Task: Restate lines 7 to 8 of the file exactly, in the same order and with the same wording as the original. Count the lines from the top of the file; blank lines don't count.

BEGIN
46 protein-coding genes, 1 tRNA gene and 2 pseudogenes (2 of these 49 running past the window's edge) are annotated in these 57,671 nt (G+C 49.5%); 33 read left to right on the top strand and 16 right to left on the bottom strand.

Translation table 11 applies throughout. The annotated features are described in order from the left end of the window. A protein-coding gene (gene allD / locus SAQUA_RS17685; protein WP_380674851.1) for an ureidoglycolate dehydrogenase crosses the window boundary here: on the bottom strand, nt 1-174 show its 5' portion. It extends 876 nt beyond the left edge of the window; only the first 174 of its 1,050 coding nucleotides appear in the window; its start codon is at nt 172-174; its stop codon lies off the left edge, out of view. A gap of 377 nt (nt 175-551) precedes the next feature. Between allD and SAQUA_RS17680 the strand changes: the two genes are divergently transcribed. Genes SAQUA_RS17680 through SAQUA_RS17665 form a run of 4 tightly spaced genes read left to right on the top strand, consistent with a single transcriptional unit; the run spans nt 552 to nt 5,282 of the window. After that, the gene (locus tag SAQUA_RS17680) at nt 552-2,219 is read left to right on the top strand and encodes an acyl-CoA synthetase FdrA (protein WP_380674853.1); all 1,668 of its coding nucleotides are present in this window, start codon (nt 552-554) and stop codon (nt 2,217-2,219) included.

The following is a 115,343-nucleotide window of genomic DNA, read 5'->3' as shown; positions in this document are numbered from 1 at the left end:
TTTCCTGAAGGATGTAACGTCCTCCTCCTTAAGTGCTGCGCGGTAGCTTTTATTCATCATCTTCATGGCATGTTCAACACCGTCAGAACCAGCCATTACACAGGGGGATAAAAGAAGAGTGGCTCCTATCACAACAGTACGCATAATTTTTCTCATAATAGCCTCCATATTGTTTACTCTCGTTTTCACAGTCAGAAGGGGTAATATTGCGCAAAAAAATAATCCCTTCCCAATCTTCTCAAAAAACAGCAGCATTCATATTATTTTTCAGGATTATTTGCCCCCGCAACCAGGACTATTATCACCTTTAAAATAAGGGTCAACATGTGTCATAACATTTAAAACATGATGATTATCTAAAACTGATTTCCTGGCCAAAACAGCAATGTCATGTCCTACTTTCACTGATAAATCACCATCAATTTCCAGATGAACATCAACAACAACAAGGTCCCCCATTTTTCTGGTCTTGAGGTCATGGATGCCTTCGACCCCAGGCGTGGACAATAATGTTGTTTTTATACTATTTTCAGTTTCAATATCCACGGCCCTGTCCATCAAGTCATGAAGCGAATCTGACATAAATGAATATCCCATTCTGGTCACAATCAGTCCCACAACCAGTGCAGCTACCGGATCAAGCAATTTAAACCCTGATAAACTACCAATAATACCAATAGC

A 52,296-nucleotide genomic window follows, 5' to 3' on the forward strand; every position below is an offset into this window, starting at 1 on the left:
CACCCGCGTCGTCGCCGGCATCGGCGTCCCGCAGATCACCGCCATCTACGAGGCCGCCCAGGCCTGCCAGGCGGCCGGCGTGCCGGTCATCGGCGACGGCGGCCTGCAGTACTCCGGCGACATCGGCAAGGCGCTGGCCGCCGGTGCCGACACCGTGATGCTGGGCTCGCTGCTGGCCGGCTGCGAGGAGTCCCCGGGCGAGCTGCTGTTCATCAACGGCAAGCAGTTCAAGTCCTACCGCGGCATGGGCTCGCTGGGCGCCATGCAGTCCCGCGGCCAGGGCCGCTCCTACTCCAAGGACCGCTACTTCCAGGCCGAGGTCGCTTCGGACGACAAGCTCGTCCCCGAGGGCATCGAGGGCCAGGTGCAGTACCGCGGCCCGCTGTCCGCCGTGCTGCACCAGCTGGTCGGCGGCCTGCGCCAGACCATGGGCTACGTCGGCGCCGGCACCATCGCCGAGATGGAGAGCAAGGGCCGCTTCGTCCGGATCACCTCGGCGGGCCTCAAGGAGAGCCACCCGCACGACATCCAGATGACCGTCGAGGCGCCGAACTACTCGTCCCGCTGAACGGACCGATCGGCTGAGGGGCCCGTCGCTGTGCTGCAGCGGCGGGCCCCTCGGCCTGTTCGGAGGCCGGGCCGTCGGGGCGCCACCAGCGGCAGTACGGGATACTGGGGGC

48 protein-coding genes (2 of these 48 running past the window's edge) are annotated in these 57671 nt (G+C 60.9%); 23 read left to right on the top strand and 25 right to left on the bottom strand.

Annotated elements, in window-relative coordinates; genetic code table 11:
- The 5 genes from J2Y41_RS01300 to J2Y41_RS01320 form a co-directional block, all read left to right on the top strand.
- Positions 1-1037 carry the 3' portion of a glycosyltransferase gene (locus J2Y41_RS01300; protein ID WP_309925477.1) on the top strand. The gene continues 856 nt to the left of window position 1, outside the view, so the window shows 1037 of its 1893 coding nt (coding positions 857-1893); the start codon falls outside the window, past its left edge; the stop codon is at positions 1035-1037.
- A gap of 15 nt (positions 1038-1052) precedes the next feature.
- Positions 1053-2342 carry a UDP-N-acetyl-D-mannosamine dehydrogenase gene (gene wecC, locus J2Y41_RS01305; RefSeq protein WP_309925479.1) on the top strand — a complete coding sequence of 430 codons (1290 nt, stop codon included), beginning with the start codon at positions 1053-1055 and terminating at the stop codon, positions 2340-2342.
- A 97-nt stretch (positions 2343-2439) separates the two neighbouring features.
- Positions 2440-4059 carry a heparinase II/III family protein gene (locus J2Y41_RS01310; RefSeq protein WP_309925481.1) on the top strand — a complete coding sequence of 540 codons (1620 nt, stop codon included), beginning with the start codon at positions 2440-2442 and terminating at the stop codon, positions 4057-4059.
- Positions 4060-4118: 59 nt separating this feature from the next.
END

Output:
48 protein-coding genes (2 of these 48 running past the window's edge) are annotated in these 57671 nt (G+C 60.9%); 23 read left to right on the top strand and 25 right to left on the bottom strand.

Annotated elements, in window-relative coordinates; genetic code table 11: